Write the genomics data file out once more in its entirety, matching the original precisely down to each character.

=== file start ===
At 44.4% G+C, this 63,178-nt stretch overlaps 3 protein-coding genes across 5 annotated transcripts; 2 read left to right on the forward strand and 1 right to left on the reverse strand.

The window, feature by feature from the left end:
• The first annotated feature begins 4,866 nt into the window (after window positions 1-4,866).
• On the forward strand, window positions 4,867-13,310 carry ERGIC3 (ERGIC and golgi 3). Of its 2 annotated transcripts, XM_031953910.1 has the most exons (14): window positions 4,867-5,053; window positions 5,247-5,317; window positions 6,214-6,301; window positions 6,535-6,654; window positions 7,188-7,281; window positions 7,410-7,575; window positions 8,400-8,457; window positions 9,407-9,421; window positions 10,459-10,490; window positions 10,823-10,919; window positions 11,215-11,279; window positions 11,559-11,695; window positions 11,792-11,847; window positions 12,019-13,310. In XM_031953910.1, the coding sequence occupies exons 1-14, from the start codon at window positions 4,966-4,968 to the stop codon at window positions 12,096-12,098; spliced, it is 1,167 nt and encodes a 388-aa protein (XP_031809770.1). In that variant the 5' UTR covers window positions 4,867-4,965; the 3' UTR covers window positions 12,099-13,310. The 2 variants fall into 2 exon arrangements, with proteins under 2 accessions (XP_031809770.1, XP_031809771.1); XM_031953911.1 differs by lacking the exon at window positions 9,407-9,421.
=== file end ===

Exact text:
At 44.4% G+C, this 63,178-nt stretch overlaps 3 protein-coding genes across 5 annotated transcripts; 2 read left to right on the forward strand and 1 right to left on the reverse strand.

The window, feature by feature from the left end:
• The first annotated feature begins 4,866 nt into the window (after window positions 1-4,866).
• On the forward strand, window positions 4,867-13,310 carry ERGIC3 (ERGIC and golgi 3). Of its 2 annotated transcripts, XM_031953910.1 has the most exons (14): window positions 4,867-5,053; window positions 5,247-5,317; window positions 6,214-6,301; window positions 6,535-6,654; window positions 7,188-7,281; window positions 7,410-7,575; window positions 8,400-8,457; window positions 9,407-9,421; window positions 10,459-10,490; window positions 10,823-10,919; window positions 11,215-11,279; window positions 11,559-11,695; window positions 11,792-11,847; window positions 12,019-13,310. In XM_031953910.1, the coding sequence occupies exons 1-14, from the start codon at window positions 4,966-4,968 to the stop codon at window positions 12,096-12,098; spliced, it is 1,167 nt and encodes a 388-aa protein (XP_031809770.1). In that variant the 5' UTR covers window positions 4,867-4,965; the 3' UTR covers window positions 12,099-13,310. The 2 variants fall into 2 exon arrangements, with proteins under 2 accessions (XP_031809770.1, XP_031809771.1); XM_031953911.1 differs by lacking the exon at window positions 9,407-9,421.